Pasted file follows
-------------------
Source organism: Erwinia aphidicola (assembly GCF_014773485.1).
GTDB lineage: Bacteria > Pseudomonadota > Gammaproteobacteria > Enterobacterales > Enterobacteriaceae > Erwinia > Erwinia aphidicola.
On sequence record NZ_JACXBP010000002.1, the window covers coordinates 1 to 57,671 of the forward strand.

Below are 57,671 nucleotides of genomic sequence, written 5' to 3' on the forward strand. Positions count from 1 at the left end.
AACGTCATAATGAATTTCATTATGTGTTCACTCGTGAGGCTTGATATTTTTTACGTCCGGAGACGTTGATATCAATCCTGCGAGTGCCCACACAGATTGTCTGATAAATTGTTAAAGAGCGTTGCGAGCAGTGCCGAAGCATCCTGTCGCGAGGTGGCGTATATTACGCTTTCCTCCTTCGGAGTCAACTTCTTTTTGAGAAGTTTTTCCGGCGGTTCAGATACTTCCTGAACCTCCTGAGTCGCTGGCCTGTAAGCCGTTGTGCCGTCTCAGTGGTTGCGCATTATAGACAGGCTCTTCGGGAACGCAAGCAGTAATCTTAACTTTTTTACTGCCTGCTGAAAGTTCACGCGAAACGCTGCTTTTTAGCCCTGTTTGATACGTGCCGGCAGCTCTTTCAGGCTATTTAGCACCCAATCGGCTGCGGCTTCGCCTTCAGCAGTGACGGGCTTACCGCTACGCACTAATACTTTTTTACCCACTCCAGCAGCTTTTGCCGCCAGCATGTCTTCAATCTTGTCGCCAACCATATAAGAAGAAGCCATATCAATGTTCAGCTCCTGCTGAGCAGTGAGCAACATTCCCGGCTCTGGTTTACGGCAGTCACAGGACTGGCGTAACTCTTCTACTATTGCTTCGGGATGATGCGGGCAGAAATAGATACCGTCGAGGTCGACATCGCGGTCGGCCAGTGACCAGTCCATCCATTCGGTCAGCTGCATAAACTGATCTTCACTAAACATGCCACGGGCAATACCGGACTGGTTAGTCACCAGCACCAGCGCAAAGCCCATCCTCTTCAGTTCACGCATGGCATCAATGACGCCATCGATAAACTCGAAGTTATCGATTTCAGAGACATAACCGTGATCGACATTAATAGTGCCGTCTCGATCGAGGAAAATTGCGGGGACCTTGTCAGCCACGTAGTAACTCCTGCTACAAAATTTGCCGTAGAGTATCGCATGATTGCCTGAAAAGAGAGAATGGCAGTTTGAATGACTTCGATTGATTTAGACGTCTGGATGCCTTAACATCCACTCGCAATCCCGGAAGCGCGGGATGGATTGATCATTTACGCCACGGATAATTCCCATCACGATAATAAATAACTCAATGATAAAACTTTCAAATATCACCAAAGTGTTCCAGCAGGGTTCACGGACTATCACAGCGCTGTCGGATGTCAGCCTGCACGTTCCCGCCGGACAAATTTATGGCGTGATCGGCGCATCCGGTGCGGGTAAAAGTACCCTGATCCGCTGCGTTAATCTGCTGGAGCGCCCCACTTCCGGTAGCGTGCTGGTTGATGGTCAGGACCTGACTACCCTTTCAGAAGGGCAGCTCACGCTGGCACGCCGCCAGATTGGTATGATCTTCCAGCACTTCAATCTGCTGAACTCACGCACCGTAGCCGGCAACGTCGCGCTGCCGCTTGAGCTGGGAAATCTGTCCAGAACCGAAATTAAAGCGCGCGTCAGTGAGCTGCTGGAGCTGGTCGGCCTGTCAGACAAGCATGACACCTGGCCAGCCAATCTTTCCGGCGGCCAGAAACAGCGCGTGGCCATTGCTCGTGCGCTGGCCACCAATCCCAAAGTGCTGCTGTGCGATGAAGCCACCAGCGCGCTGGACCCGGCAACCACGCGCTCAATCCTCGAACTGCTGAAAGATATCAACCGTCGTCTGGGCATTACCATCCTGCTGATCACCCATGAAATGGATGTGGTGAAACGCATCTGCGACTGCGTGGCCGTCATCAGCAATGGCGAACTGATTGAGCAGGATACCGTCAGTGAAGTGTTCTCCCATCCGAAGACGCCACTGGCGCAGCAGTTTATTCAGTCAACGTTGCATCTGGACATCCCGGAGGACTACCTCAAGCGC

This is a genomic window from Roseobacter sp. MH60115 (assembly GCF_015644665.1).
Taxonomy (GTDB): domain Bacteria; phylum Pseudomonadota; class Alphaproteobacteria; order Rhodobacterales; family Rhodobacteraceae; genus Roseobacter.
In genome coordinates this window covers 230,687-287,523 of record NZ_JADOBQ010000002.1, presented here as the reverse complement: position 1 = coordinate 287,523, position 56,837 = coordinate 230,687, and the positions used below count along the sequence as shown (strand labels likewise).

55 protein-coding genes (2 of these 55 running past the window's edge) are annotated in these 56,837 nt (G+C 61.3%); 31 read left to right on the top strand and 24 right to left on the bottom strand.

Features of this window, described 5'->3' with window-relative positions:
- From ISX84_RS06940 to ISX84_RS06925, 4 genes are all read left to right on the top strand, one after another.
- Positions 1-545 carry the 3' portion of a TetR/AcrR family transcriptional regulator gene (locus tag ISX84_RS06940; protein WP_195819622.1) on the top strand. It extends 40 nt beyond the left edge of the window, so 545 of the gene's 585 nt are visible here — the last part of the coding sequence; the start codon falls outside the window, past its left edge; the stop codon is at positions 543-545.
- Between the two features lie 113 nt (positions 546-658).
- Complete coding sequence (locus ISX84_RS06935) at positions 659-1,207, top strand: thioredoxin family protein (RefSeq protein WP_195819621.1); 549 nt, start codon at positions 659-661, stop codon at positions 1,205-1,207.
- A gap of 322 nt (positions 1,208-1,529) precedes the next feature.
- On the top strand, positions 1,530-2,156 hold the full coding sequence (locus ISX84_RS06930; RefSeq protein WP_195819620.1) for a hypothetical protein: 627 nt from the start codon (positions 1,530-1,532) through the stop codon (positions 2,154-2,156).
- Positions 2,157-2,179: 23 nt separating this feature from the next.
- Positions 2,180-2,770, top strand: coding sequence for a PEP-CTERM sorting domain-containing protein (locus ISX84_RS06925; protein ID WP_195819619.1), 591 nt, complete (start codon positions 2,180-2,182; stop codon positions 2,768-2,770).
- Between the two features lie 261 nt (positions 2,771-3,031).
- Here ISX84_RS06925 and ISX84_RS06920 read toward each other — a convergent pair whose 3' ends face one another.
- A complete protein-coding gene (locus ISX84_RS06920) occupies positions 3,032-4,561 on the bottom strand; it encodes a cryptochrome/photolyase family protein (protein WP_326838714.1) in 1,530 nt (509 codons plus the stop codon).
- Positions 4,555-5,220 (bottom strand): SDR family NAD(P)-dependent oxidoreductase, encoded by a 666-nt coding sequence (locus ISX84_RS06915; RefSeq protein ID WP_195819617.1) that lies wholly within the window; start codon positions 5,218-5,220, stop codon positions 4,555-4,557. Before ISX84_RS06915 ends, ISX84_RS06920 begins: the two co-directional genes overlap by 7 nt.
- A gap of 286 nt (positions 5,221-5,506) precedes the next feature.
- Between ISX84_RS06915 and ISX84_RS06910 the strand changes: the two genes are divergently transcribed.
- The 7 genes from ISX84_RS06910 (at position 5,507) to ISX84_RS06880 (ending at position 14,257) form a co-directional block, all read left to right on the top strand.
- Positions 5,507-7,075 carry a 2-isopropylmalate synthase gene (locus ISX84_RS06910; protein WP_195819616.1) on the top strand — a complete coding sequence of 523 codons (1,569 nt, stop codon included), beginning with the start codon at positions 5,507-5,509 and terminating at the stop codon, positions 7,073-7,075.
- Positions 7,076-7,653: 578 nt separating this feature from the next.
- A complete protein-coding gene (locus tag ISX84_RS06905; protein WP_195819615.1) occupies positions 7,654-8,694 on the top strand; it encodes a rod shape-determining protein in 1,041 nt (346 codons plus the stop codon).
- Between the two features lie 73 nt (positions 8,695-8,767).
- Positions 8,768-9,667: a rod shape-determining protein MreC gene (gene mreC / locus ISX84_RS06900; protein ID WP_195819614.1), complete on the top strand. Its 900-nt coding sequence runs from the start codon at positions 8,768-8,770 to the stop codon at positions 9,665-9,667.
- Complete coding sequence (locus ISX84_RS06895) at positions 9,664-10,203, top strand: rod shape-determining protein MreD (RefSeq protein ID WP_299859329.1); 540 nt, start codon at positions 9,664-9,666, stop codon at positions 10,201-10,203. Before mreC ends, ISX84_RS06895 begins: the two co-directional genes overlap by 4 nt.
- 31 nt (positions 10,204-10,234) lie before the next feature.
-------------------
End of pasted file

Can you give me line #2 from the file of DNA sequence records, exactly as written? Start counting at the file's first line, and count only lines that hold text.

GTDB lineage: Bacteria > Pseudomonadota > Gammaproteobacteria > Enterobacterales > Enterobacteriaceae > Erwinia > Erwinia aphidicola.